In flight, the Phantom handles well and provides up to 30 minutes of flight time up to a maximum speed of 72kph/45mph. The maximum transmission distance between the controller and aircraft is 8km thanks to OcuSync 2.0 technology, which is unusable due to drone laws around the world in which the majority specify that drones must remain within 500m of the drone pilot while also within visual line of sight. Still, this signal strength means that, within this range, the connection is robust.

The controller itself is rather large and in some ways resembles a traditional radio controller unit, but unlike the latter it has a clean white design, plus a phone and tablet holder on the front of the controller. The phone/tablet holder is extremely versatile and can comfortably hold any smartphone and tablets up to 10-inches in landscape format.

The size and weight of the controller balances well with tablets which, of course, provide a larger view of the DJI Go 4 app that’s used to adjust settings and to control the Phantom’s camera. The controller also provides several direct access buttons and customizable buttons, so the camera and certain drone settings can be quickly adjusted without the need to use the app.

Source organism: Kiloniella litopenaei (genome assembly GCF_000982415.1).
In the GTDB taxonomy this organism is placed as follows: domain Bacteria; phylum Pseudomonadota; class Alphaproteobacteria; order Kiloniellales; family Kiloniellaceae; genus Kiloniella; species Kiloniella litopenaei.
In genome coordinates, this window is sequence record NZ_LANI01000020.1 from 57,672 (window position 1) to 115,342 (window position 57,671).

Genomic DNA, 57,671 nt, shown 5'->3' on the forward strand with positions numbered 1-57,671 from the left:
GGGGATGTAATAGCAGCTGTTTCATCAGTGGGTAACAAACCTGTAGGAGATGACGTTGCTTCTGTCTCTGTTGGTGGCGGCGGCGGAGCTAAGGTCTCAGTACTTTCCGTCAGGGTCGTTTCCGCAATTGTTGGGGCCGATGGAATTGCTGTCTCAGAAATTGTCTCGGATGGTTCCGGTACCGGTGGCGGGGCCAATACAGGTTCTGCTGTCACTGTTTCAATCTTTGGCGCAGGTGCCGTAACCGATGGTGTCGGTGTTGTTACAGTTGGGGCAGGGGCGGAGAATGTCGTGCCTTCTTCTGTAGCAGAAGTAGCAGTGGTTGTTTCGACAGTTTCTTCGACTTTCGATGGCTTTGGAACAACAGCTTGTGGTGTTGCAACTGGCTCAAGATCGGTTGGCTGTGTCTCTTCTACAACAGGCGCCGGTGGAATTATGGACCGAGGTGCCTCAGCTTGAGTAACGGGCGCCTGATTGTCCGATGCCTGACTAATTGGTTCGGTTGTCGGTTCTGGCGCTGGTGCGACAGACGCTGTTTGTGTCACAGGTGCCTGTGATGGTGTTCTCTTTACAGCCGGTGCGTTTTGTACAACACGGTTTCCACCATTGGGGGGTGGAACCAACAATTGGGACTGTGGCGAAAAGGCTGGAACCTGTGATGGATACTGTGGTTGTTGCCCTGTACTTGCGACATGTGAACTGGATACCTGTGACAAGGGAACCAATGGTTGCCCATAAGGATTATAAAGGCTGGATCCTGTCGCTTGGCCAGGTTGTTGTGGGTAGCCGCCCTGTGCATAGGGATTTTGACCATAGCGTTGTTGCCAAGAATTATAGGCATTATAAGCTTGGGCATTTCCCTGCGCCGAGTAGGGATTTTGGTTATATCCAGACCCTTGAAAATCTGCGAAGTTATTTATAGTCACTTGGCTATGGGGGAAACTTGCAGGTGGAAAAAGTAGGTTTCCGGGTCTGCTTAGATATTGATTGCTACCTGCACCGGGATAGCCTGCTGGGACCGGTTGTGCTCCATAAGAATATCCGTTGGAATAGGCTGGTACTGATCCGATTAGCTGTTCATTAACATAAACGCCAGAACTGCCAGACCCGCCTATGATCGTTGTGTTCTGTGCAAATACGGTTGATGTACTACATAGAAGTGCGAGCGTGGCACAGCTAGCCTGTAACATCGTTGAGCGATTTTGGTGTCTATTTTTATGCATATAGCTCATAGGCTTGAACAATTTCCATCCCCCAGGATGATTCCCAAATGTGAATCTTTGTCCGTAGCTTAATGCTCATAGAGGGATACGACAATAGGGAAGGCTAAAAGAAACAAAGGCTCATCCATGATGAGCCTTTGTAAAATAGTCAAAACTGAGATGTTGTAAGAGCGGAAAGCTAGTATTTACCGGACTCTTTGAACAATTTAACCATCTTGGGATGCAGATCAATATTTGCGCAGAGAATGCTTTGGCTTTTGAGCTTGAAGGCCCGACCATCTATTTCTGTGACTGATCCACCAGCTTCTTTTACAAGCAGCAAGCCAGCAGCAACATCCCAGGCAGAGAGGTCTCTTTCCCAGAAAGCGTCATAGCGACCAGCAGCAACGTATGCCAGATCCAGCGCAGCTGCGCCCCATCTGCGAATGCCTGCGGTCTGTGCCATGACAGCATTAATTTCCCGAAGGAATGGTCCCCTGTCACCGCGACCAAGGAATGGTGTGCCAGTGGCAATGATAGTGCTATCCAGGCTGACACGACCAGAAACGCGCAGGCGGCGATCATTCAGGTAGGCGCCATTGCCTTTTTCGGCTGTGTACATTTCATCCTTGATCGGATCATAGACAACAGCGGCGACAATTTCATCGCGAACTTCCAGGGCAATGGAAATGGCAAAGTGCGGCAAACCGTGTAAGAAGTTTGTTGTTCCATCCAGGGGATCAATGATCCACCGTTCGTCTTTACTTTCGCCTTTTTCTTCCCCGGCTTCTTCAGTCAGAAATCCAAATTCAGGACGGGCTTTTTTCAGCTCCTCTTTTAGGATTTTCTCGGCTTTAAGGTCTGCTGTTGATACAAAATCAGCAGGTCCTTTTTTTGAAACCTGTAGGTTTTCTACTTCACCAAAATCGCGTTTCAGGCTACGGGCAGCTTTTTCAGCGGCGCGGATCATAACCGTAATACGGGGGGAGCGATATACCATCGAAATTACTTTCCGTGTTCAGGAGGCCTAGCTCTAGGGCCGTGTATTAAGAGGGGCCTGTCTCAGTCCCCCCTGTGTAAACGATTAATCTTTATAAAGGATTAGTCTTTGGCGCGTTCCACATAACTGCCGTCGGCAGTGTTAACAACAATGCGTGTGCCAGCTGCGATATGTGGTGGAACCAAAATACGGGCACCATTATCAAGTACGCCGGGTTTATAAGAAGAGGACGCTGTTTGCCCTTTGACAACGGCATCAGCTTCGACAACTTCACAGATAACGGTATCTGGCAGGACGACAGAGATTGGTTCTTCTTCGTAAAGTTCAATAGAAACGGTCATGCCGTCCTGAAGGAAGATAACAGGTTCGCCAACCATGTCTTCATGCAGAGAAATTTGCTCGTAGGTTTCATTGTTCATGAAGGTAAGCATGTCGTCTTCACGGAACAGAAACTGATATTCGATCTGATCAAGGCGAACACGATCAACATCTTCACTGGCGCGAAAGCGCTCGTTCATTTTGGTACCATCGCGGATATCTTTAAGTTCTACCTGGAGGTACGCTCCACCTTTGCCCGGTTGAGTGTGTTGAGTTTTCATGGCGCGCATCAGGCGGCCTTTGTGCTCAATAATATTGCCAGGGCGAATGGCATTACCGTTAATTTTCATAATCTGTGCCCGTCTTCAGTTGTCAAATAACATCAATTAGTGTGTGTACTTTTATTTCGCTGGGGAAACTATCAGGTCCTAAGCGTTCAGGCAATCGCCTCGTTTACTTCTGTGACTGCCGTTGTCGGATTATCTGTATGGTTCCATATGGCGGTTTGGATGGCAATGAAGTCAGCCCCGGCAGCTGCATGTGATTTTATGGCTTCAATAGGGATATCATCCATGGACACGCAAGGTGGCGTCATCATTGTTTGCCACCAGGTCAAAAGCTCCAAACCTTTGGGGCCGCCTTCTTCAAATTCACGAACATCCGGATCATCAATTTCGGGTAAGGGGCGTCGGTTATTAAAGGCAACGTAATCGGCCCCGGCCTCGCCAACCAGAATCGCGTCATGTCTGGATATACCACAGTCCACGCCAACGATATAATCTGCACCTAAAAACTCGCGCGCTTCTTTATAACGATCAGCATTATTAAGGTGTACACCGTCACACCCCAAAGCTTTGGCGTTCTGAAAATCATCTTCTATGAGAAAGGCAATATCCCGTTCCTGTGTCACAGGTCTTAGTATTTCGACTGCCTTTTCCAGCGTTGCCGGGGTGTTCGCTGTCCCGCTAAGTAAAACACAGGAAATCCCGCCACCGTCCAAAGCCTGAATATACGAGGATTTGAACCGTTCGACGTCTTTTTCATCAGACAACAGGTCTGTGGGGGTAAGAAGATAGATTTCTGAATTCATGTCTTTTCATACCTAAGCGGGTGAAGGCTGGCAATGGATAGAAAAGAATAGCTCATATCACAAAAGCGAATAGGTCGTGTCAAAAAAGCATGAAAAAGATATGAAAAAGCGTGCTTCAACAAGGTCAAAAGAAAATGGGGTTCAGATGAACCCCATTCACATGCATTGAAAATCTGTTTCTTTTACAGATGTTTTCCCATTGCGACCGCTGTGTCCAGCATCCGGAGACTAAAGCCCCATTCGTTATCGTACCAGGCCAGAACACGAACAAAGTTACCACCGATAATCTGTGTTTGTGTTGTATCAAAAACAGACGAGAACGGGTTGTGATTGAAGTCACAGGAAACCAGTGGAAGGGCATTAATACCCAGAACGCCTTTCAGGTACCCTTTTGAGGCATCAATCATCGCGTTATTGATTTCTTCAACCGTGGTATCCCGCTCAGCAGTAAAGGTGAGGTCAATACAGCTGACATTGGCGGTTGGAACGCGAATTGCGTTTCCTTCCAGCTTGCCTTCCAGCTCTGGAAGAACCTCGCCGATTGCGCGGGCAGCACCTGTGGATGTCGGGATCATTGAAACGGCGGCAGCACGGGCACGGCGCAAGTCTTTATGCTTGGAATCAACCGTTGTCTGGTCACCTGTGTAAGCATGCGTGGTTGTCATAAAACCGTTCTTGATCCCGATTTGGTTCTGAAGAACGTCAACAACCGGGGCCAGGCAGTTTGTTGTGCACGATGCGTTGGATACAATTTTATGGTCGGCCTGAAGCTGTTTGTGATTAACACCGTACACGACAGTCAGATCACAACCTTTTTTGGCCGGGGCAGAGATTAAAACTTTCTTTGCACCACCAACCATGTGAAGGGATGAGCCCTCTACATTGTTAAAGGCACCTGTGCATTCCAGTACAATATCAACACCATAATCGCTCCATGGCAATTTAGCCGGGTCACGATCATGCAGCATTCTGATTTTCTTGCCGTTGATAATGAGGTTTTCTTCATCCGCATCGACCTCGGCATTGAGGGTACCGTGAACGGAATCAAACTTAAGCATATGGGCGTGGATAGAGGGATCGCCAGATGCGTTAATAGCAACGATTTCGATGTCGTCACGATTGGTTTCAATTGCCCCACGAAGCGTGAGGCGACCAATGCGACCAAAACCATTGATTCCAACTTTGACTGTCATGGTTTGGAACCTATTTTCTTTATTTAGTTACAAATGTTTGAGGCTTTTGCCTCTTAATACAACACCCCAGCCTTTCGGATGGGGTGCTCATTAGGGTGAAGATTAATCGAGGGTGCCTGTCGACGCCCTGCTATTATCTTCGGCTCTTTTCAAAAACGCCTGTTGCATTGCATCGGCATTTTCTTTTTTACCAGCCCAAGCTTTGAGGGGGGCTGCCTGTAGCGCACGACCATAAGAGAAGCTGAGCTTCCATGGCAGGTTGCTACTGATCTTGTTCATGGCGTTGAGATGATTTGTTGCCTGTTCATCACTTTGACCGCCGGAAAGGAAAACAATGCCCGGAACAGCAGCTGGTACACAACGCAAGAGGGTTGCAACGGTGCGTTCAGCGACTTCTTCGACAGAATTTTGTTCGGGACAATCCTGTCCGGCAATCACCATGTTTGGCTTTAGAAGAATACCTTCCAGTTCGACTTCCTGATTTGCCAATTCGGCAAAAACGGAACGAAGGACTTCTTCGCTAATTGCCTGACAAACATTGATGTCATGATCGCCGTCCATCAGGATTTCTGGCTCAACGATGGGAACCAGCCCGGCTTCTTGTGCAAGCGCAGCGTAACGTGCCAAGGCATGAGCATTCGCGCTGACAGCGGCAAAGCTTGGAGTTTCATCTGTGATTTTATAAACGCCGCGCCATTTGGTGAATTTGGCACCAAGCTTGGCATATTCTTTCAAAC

The Phantom 4 Pro V2.0 is extremely responsive with sensitive controls that must be used with care to ensure smooth flight during video recording. With Mavic models, you can fly smoothly using just your thumbs to control the control sticks, but with the Phantom it’s essential to use the thumb and index finger ‘pinch’ because this method provides much more control. It’s not a problem at all, but something to be aware of if you’re used to flying less responsive drones.

Should I buy the DJI Phantom 4 Pro V2.0?

DJI Phantom 4 Pro V2.0

(Image credit: Future)

Buy it if...

You need 4K video at 60fps
The Phantom 2 Pro V2.0 is capable of capturing 4K/60fps video at 100Mbps in the D-Log colour profile, which is ideal for professional aerial videographers.

You need a mechanical shutter
When shooting video, mechanical shutters avoid the problem of rolling shutter. This is a problem associated with digital shutters that scan the scene rather than capturing it as a whole. 

Need to shoot high-quality stills
The 20MP 1-inch sensor capable of shooting Raw files in DNG format provides photographers with higher image quality than smaller sensors and a huge amount of control when processing images.

Don't buy it if...

You want a small, lightweight drone
The Phantom Pro 4 V2.0 is a large and heavy drone compared to Mavic series drones, so it’s nowhere near as comfortable to transport to locations off the beaten track.

You're a drone beginner
While the Phantom offers features to help beginners get used to flying the drone, the Mavic Air 2 is much more suitable for drone newbies and even easier to fly.

You're on a tight budget
At £1589 for the basic kit, the Phantom Pro 4 V2.0 is one of the more expensive models in DJI’s prosumer drone line-up, with other models available at much lower prices.

James Abbott

James Abbott is a professional photographer and freelance photography journalist. He contributes articles about photography, cameras and drones to a wide range of magazines and websites where he applies a wealth of experience to testing the latest photographic tech. James is also the author of ‘The Digital Darkroom: The Definitive Guide to Photo Editing’.